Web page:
Noto, in southeastern Sicily, is another city that was rebuilt in the baroque style after the earthquake. The unity of the baroque style in the “Noto Valley” remains unequaled anywhere else on the island and for this reason has been included by Unesco in their prestigious, coveted World Heritage List. The city is about 30 km from Siracusa, and has an extraordinary homogeneous town planning. It was built in to an octagonal plan and is crossed through by the main streets. This “stone garden”, as it is commonly called come, contains a never ending number of Baroque monuments that appear on the streets and squares. The material most commonly used is limestone, which creates an extremely spectacular effect at sunset, when the sunlight brings out a pinkish hue from the majestic facades. Piazza Municipio in the center of the town, has an impressive stairway that takes up to the Cathedral of San Giorgio, surrounded by imposing other Baroque buildings such as Palazzo Vescovile, Palazzo Ducezio and Palazzo Landolina di Sant’Alfano. Another Baroque city is Ragusa. With his San Giorgio Cathedral it’s a precious example of the Sicilian Baroque. Erected on the old Church of San Nicolò, it was destroyed by the 1693 earthquake. The reconstruction was initiated in 1738 and completed in 1775. The design, whose project is still preciously preserved, belongs to Rosario Gagliardi from Siracusa, a major author of the post-quake reconstruction of the Noto Valley.
Lecce, the capital of Salento, has always been considered a noble city, the most noble one in the southern region of Apulia, admired for the fine cultural heritage reflected in its architecture, churches and old palaces. The city is indeed a refined and precious Baroque gem, offering its citizens and guests a delicate brocade of amazing sights: a play of light and shadow, the vine-laced contours of a well, the leaves of an ancient capital, the cherub’s wings.
Both monarchy and church considered art a way to celebrate their glory, and desired to leave an enduring symbol of it over history. The baroque of Lecce is quite singular and different for the standard style, and can be discovered through the lovely balconies, windows and doors all decked out in stony floral garlands. Art often reveals the soul of a population, and Lecce’s baroque is representative of the town but also of the entire region.
The unique Lecce’s stone, contributed to make this town elegant and refined, rich in history and culture. This extremely ductile and friable particular white stone, different from the ones in the rest of Italy, has permitted the creation of unique masterpieces of art. Used in buildings, facades of churches and in the richly decorated altars inside them, the characteristic use of this stone is always of an exceptional beauty.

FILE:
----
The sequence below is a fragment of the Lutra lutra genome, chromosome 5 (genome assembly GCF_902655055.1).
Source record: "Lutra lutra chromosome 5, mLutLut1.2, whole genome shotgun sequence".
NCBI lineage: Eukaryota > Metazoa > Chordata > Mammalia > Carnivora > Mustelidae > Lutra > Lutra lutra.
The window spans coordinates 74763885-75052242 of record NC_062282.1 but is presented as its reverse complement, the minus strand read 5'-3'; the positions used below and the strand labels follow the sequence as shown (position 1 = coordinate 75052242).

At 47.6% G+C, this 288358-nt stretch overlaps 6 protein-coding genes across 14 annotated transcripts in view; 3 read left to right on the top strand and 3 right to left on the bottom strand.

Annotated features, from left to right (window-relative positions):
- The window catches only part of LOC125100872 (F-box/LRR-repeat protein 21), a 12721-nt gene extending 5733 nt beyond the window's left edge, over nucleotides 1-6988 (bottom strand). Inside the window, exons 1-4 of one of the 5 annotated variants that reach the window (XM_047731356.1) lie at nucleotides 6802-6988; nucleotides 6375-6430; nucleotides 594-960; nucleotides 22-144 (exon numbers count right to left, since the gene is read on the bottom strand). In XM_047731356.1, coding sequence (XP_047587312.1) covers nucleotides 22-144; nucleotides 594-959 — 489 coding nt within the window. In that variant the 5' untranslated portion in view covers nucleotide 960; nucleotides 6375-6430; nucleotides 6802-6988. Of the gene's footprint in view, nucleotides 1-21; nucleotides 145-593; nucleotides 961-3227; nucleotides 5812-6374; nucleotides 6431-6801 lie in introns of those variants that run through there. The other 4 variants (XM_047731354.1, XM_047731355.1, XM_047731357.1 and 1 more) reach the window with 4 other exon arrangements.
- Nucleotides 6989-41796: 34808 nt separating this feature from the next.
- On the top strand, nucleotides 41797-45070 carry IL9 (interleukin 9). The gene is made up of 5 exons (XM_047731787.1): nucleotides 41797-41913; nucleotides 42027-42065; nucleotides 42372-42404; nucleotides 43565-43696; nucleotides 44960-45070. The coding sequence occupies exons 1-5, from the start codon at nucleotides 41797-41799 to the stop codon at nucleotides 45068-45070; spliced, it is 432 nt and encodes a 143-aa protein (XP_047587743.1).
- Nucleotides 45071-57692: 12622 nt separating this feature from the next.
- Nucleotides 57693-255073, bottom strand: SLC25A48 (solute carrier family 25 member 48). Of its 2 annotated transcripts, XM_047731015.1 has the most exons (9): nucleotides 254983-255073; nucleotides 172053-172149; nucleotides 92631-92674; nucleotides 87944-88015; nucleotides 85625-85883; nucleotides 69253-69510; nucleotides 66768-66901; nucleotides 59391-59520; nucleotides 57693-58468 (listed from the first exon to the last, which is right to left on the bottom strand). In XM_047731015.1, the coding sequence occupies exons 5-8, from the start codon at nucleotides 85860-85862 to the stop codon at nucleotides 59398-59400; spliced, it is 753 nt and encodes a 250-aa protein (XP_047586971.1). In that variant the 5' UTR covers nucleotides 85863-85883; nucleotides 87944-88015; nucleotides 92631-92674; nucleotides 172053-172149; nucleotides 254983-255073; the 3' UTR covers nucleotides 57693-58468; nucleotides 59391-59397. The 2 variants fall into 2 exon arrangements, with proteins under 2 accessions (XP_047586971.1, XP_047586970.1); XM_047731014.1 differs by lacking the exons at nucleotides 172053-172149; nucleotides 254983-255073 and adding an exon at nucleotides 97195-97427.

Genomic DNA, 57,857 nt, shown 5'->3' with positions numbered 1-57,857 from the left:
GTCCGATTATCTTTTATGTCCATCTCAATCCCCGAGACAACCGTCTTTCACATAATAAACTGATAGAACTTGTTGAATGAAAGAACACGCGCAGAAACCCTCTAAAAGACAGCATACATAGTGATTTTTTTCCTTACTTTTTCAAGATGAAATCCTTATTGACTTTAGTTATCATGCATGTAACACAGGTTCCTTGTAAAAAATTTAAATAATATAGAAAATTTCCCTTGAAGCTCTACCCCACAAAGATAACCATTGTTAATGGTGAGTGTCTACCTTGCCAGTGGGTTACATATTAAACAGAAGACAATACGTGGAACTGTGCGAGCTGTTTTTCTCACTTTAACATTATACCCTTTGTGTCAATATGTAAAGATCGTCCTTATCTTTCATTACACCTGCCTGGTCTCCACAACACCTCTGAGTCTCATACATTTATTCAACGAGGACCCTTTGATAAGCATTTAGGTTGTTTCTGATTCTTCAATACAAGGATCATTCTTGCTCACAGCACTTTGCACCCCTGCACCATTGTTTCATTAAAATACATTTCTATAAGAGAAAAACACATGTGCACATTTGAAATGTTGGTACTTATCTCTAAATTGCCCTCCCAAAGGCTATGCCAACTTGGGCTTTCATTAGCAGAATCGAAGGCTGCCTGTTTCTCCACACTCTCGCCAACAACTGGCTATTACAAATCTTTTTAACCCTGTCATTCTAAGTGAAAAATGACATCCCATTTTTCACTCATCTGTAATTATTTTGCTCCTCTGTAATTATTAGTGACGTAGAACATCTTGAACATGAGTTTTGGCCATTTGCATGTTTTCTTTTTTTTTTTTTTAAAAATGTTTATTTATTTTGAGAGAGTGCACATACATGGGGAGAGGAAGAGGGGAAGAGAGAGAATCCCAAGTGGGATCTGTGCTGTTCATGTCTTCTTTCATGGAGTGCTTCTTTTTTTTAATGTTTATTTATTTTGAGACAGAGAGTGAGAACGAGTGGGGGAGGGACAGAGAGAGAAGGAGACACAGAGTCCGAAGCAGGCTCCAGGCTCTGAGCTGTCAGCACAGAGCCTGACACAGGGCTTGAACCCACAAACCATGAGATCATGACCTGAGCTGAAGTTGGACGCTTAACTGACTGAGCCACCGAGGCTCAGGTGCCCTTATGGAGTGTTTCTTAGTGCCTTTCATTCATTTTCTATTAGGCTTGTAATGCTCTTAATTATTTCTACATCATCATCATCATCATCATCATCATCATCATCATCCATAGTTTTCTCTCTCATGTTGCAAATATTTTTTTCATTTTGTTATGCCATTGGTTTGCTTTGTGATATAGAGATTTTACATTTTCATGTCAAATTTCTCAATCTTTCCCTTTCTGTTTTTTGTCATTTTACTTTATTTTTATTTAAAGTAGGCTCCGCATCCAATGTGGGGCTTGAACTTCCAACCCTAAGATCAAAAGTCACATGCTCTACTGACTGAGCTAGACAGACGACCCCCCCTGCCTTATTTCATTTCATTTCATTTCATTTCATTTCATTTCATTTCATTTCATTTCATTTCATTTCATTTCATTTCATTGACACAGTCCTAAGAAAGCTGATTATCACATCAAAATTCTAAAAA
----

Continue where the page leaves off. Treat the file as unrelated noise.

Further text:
The recurring presence of fruits, flowers, anthropomorphisms and mythological references in the delicate carvings that are upon the architectural structures of the city evoke the antique myths and tradition that are a fundamental part of Salento folklore. Today Lecce is like an open air stage, showing bas-reliefs, statues of saints, zoomorphic and anthropomorphic caryatids, griffins, winged horses, “putti” and large flower and fruit trophies. The facades of the churches and the altars chiseled by the imagination of the artists, intentionally glorified the great quantity of fruits offered by this land and as reminder of the agricultural spirit of this culture. So the baroque can be considered not only a hymn to the Lord to thank Him for His generosity and grace, but also a symbol of the city itself, full of pride and coquetry.
“Sant’Oronzo” square, in the heart of the old part of Lecce, is characterized in his south side by the 20,000 seated spectators of the “Anfiteatro Romano”, which was built in the time of roman emperor Hadrian.
The best baroque churches are all at short distance from the main “Sant’Oronzo” square. The finest, certainly the most spectacular, is the Basilica of Santa Croce, whose elaborate facade, the effort of the local architect Antonio Zimbalo, took almost 150 years to be finished, its upper half a riot of ornamental garlands and flowers around a central rose window. Not far from it, the Church of Santa Chiara, is a must stop; filled of decoration, its interior is full of small chapels groaning with garlands and gilt. The decorated facade with twisting columns of the Church of San Giovanni Battista by the Porta Rudiae in the southwest corner of town is another Zimbalo’s baroque masterpiece to see.
The town of Otranto, just 30 kilometers south of Lecce, is famous for its beautiful castle and his oriental atmosphere. The wonderful Cathedral with its portal and rose window from the late 15th century and its polychrome mosaic of the 12th century gives astonishment of the city even to the most detached visitor.
There are also numerous other beautiful examples of Baroque art in many other towns of the Salento Province: the wonderful sanctuary of the “Crocifisso della Pietà” in Galatone, and the famous baroque “Piazza Salandra” in Nardo’.